You see how the POVs build up during the novel and continue to the battle. We have six POVs here (and maybe Isandor's wife who doesn't fight) which is a nice average. I haven't counted the POVs in Lord of the Rings, but I think every major player can hold it, and some not so major ones as well. But not everyone is present at the two major battles, Helm's Deep and Pelennor Fields, and not everyone present necessarily gets a POV scene. There must be a balance between enough POVs to have diversity and not so many it gets confusing. Tolkien knew that.

Much depends on how many POVs you feel comfortable juggling through the entire novel. Adding a new POV only for the battle usually will not have a great impact, because the reader has not learned to care about him. Though of course, like with all writing 'rules', it can be done well enough to work.

Also, you can build up such a character through previous glimpses. If you have Common Soldier guard the king's tent, the king asks his name and sends him on an errand or some other small stuff like that, it won't confuse the reader if you decide to get into his head during the battle. You will always need some minor characters anyway.

Focussing on the POV characters doesn't mean that there are no Random Soldiers™ in your battle. Your characters fight them and may notice them fight each other on the periphery of their focus. You want to give the reader a feel that there are many of them guys around.

The main rule is: The scenes you pick must present important points in the battle and / or have an emotional impact.

Carlis is scared at the sight of that big, mean looking phalanx, but he has a memory to stick to. One evening, the king talked to him and called him friend. Isandor is a king worth fighting for. Also, Carlis' wife died of exposure when Malgant's henchmen chased him off his farm because he could not pay the taxes.

The moment Lycander kills Kervec is important, because Kervec's men sorta panick. Kervec had never taken as much as a scratch in the many battles before, he was said to be charmed.

When Valerin leads the cavarly to close the ring, he is severely wounded, but his men hold the place because Isandor takes over the lead.

And Malgant doesn't lead the mercenary cavarly because it's beneath him, and they promptly leave the fun when the hidden archers come forth.

You see why writing battles can be a lot fun? *grin*


A good example for a fine battle description with several POVs is the battle of Crécy in Bernard Cornwell's The Archer's Tale. He uses three or four POVs and presents both sides, with one clear MC, Thomas of Hookton. Scott Oden employs the same technique in Men of Bronze, a few POVs covering both sides, and Hasdrabal Barca the hero. Both authors shift between fighting and the leaders discussing tactics to keep the reader oriented. It's a way of dealing with that aspect if you don't like to have narrative passages.

David Gemmell usually has a whole basket full of POV characters throughout his novels, and he was a writer who could rip it off to introduce another one just for a battle. He often achieved that by giving us a little glimpse into the character's backstory, making him real.

In my books, technically everyone who has a name can also carry a POV, and I often write pure omniscient (I define narrative omniscient as telling what the characters do, and pure omniscient as showing it while being in everyone's head). We'll deal with omniscient and the other end of the line, single first person, in the next lesson.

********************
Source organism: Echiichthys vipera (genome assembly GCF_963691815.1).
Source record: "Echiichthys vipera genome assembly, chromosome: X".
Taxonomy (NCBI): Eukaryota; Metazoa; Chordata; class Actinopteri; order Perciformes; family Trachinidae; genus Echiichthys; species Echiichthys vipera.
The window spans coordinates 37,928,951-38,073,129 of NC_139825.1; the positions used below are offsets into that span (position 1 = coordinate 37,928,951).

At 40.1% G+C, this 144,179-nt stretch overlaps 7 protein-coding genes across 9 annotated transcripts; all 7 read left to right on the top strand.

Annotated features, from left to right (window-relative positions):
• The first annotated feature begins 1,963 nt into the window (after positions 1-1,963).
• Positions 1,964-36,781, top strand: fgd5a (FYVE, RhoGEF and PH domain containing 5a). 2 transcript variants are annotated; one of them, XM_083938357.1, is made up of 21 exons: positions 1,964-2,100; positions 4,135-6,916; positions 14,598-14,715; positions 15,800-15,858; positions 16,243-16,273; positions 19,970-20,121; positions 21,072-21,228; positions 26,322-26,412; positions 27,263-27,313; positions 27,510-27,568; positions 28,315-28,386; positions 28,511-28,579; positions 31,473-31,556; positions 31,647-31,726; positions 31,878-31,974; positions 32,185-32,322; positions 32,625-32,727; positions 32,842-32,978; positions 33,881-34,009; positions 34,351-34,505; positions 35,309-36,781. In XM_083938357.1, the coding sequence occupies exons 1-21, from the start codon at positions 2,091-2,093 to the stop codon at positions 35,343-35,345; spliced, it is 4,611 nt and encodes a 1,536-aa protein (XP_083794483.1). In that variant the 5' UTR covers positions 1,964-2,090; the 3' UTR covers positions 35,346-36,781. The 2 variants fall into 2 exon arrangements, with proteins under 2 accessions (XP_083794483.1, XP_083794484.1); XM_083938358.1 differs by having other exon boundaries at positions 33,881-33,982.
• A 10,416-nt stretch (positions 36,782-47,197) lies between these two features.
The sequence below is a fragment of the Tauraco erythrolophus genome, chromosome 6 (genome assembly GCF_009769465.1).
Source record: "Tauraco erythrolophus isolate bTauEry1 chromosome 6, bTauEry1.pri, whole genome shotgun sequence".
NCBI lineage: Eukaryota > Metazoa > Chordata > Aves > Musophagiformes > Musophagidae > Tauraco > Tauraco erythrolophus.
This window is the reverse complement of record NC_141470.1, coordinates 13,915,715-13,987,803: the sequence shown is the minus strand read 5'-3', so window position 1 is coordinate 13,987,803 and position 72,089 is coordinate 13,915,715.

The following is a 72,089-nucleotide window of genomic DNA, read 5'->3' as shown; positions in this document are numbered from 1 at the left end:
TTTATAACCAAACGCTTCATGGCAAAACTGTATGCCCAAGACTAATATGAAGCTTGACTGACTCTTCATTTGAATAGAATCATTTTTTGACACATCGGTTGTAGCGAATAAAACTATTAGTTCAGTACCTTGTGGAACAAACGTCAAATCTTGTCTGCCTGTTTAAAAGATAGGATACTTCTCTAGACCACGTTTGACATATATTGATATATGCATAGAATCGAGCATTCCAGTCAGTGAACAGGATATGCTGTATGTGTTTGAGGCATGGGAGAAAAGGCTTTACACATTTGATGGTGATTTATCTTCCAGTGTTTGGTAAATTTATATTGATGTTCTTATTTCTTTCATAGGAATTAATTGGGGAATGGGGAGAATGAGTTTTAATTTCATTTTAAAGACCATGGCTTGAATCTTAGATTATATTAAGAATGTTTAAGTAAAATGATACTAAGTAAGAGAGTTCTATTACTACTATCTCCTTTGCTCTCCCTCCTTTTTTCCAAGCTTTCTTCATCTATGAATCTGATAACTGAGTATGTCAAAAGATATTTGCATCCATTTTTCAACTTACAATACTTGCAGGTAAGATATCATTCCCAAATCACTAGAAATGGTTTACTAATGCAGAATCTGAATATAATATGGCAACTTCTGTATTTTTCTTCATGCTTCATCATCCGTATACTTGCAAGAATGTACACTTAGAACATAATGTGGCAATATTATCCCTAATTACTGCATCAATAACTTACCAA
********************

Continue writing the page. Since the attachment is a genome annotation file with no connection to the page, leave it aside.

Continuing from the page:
Comments:
You've made some excellent points here and both your posts about battles are very useful info.
It happens I just wrote a blog about "the writer as a choreographer" on a similar theme (without having previously read your two posts on battles).
 
Excellent post.
Battle scenes are an area where I think multiple points of view really helps, because you can zoom in to the blood-and-guts and then back out for the commander's overview. In a first-person narrative you're confined to one or the other, and that always reduces the impact for me.
 
These battle posts are really interesting! :)
I use only one POV in my battles - sometimes two if both Marcus and Geravan are present. It can be difficult sometimes if something extremely important happens and Geravan is killing Romans on the other side of the field, but usually the chaos that ensues is fun.
 
Wynn,
I'll go read the other blogs I neglected this weekend. Looking forward to yours.

Carla,
Cornwell can make it work, somehow. His battle in The Winter King have no less impact than in The Archer's Tale though the first is in first person. But he has a knack for writing battles few writers have.

Celedë,
you can introduce a ninja, eh messenger calling, 'the general has fallen', or something. And most battles are chaotic.
 
True, Cornwell is a master at battle scenes. I still find that on the whole I prefer his third-person narratives like Sharpe over his first-person Derfel and Uhtred, though.
 
Post a Comment

<< Home


The Lost Fort is a blog based on my travels in Germany, the UK, Scandinavia, and other places (like Flanders and the Baltic States), with essays on Roman and Mediaeval history illustrated with lots of photos of old castles, cathedrals, Roman remains, and beautiful landscapes. You may also find the odd essay about geology or Mediaeval literature.

All texts (except comments by guests) and photos (if no other copyright is noted) on this blog are copyright of Gabriele Campbell.

My Photo
Name:
Location: Germany

I'm a blogger from Germany with a MA in Literature and History which doesn't pay my bills, so I use it to research blogposts instead. I'm interested in everything Roman and Mediaeval, avid reader and sometimes writer, opera enthusiast, traveller with a liking for foreign languages and odd rocks, photographer, and tea aficionado. And an old-fashioned blogger who hasn't yet gotten an Instagram account. :-)


e-mail

Twitter